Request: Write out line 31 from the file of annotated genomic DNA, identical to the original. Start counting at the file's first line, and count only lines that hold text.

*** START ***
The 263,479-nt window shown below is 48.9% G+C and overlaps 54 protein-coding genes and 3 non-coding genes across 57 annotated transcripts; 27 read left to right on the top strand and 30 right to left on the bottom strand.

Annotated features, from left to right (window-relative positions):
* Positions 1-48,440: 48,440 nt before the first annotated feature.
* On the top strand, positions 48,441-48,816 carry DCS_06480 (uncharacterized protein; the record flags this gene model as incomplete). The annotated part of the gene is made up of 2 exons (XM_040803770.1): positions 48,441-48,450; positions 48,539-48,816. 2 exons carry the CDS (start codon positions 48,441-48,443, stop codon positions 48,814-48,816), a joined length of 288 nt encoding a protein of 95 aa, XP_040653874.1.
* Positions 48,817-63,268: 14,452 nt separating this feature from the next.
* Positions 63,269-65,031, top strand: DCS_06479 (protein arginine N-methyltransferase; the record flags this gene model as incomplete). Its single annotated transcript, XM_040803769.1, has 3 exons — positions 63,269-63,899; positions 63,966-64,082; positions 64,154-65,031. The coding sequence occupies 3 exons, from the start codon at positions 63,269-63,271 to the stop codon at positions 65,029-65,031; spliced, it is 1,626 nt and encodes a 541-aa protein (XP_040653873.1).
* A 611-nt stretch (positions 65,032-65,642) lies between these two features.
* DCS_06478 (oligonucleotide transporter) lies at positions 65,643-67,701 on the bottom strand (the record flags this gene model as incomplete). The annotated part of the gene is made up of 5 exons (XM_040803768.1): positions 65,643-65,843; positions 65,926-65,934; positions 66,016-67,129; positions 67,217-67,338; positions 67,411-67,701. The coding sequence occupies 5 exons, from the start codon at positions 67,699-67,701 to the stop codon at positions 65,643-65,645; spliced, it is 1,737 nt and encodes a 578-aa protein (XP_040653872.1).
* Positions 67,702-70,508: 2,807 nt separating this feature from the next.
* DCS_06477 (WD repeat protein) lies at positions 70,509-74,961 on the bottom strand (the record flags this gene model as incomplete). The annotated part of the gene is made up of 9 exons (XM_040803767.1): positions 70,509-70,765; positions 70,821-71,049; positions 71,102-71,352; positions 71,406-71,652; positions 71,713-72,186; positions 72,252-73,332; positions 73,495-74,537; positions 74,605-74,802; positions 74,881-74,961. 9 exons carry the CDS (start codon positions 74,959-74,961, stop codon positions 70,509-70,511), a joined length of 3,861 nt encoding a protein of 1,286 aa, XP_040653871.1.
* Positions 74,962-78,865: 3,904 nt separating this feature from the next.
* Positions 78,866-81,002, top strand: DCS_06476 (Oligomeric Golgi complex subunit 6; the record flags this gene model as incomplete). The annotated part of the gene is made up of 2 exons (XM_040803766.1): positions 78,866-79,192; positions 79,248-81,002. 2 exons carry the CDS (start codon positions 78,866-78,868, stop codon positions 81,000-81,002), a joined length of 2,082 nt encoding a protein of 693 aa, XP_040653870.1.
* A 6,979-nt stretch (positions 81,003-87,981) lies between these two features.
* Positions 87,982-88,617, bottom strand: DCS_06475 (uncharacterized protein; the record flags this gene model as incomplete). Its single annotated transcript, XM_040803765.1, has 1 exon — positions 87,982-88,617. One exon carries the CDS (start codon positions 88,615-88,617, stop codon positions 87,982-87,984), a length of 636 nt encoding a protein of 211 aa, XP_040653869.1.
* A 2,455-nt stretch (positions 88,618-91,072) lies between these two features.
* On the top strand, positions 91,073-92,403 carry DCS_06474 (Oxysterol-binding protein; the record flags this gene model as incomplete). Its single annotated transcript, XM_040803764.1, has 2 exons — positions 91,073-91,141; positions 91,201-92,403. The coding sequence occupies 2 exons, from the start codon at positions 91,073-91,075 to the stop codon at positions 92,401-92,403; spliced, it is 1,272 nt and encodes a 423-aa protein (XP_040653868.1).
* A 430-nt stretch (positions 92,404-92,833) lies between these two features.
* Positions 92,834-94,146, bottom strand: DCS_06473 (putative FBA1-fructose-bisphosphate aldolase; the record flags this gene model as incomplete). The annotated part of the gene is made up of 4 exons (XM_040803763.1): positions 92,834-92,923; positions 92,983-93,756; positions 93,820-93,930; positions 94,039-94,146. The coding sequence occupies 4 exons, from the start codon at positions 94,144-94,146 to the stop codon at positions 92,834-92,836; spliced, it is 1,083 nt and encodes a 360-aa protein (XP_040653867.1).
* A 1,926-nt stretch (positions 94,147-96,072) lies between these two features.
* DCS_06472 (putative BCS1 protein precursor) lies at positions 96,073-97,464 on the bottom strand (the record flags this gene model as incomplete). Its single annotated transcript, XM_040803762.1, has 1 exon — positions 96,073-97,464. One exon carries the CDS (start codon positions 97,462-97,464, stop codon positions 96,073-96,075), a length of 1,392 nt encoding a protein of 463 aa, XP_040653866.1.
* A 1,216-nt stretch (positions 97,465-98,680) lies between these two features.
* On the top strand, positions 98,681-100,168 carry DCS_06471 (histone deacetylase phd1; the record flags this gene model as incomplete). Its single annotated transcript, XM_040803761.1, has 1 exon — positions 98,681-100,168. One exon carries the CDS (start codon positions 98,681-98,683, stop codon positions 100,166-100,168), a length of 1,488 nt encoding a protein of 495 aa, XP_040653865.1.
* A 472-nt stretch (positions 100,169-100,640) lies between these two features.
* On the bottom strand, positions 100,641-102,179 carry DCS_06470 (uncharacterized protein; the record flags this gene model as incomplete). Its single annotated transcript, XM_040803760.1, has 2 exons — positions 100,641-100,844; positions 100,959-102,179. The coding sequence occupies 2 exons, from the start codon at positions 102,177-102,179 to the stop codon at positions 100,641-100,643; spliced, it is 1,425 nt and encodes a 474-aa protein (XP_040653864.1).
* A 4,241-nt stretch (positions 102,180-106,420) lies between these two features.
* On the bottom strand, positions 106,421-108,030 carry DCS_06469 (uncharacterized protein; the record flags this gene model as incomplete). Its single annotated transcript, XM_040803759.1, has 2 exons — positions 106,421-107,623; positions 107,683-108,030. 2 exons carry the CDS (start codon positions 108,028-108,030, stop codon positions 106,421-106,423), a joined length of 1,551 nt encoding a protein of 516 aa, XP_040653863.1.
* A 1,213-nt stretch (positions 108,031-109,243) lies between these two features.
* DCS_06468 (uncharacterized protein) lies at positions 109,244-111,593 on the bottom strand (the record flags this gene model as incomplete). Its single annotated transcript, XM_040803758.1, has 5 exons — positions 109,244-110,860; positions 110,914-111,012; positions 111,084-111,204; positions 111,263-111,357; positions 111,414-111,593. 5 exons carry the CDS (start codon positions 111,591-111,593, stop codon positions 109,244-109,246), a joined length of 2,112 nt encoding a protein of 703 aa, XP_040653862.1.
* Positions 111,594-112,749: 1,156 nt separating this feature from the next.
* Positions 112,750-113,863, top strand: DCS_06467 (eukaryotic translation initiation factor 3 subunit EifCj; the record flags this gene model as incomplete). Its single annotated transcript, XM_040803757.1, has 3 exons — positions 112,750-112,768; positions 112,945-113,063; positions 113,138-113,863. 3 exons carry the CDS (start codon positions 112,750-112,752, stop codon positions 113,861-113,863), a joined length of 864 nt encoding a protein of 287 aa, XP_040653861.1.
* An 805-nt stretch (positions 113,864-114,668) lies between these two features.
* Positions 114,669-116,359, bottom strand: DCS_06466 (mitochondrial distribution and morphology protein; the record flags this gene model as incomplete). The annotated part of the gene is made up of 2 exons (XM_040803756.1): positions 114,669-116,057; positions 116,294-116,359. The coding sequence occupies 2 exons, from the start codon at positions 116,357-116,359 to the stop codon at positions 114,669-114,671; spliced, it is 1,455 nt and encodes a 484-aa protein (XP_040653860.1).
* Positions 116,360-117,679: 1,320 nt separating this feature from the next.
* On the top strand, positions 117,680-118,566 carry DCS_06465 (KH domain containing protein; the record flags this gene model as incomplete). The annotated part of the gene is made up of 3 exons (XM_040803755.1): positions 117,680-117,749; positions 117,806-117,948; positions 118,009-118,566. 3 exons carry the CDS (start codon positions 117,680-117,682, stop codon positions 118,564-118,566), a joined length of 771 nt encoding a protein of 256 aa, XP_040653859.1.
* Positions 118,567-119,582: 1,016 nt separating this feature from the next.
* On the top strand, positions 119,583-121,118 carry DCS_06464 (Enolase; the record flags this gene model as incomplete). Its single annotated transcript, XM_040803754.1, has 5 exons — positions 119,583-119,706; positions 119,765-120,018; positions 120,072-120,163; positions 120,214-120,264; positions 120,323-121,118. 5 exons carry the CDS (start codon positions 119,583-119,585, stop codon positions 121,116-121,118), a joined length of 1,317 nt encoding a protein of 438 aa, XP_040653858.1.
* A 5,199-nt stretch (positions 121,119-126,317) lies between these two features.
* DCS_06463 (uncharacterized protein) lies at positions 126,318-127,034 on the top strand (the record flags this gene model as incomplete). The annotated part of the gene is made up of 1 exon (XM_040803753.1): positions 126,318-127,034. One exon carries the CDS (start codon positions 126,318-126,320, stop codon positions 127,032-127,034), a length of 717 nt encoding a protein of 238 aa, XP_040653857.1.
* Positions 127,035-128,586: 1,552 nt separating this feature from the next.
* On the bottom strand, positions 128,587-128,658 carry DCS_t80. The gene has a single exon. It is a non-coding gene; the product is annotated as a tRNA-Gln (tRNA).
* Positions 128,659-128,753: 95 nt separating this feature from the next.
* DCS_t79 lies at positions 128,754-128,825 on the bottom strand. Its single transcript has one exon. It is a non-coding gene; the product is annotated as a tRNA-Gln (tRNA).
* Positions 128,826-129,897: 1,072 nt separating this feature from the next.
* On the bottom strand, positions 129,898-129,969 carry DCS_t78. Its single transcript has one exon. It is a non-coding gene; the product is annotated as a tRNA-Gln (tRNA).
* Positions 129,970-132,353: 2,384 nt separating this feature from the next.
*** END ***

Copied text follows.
* An 805-nt stretch (positions 113,864-114,668) lies between these two features.